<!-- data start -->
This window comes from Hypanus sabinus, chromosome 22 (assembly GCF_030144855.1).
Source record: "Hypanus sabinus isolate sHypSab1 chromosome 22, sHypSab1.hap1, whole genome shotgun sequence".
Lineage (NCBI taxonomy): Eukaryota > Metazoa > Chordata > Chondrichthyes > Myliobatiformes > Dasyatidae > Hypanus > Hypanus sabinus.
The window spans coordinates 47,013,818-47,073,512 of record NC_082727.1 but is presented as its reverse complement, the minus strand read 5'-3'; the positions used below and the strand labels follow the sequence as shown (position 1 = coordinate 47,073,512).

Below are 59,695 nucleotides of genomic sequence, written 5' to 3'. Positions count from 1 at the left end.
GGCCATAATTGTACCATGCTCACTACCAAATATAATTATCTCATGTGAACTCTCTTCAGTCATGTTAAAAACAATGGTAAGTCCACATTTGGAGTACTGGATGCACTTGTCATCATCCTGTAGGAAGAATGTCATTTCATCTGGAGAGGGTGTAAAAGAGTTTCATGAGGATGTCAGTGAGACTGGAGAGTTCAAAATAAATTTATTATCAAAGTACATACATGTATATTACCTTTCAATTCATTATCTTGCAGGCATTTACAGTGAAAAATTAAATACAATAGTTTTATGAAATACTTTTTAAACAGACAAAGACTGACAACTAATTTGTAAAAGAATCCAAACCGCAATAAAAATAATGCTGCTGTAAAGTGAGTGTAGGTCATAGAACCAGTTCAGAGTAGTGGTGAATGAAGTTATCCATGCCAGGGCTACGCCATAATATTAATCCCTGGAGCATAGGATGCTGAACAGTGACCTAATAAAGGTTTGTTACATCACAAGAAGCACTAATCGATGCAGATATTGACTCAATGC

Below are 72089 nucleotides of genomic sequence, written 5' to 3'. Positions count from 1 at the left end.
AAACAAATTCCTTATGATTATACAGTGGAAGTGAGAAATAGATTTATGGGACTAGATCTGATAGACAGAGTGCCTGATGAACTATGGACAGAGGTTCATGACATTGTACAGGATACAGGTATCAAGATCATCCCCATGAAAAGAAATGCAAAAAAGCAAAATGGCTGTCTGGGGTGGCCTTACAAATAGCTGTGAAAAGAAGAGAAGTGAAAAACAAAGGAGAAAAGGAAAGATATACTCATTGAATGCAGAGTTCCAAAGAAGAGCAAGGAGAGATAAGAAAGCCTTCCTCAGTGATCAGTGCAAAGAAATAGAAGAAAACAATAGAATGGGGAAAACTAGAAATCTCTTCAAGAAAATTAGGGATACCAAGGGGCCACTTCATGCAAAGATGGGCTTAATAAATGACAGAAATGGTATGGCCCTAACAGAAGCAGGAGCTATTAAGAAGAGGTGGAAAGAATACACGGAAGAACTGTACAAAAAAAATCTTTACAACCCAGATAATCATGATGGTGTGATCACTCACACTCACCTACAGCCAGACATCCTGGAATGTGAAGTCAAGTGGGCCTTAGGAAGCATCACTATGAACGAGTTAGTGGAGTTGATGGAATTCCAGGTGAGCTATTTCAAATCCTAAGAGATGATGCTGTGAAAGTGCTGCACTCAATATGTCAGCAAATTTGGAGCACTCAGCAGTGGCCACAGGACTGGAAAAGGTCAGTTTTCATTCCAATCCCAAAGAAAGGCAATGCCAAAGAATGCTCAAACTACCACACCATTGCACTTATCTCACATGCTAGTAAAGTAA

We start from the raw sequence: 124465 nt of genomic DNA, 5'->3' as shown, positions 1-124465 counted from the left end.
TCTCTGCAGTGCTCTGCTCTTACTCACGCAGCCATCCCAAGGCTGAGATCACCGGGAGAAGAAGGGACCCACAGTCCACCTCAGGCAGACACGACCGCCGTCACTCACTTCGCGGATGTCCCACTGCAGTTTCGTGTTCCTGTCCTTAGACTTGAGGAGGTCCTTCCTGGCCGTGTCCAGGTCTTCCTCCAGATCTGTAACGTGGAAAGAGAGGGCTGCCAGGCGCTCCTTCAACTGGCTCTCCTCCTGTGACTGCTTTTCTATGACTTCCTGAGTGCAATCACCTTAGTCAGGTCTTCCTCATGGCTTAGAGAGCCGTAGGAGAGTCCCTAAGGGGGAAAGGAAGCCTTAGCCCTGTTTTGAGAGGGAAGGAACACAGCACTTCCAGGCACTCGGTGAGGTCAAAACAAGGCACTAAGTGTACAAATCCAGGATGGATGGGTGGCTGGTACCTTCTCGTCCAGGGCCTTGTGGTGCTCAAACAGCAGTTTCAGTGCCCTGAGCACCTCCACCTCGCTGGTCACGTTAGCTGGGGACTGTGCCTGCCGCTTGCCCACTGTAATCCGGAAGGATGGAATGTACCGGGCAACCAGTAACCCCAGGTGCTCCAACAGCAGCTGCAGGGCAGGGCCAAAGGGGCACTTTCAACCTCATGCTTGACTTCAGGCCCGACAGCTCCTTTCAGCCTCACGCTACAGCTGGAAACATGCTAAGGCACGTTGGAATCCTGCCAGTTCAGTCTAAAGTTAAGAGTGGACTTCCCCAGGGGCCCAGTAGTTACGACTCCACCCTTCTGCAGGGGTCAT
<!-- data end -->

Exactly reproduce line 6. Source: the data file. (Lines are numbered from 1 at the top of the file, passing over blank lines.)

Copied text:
GGCCATAATTGTACCATGCTCACTACCAAATATAATTATCTCATGTGAACTCTCTTCAGTCATGTTAAAAACAATGGTAAGTCCACATTTGGAGTACTGGATGCACTTGTCATCATCCTGTAGGAAGAATGTCATTTCATCTGGAGAGGGTGTAAAAGAGTTTCATGAGGATGTCAGTGAGACTGGAGAGTTCAAAATAAATTTATTATCAAAGTACATACATGTATATTACCTTTCAATTCATTATCTTGCAGGCATTTACAGTGAAAAATTAAATACAATAGTTTTATGAAATACTTTTTAAACAGACAAAGACTGACAACTAATTTGTAAAAGAATCCAAACCGCAATAAAAATAATGCTGCTGTAAAGTGAGTGTAGGTCATAGAACCAGTTCAGAGTAGTGGTGAATGAAGTTATCCATGCCAGGGCTACGCCATAATATTAATCCCTGGAGCATAGGATGCTGAACAGTGACCTAATAAAGGTTTGTTACATCACAAGAAGCACTAATCGATGCAGATATTGACTCAATGC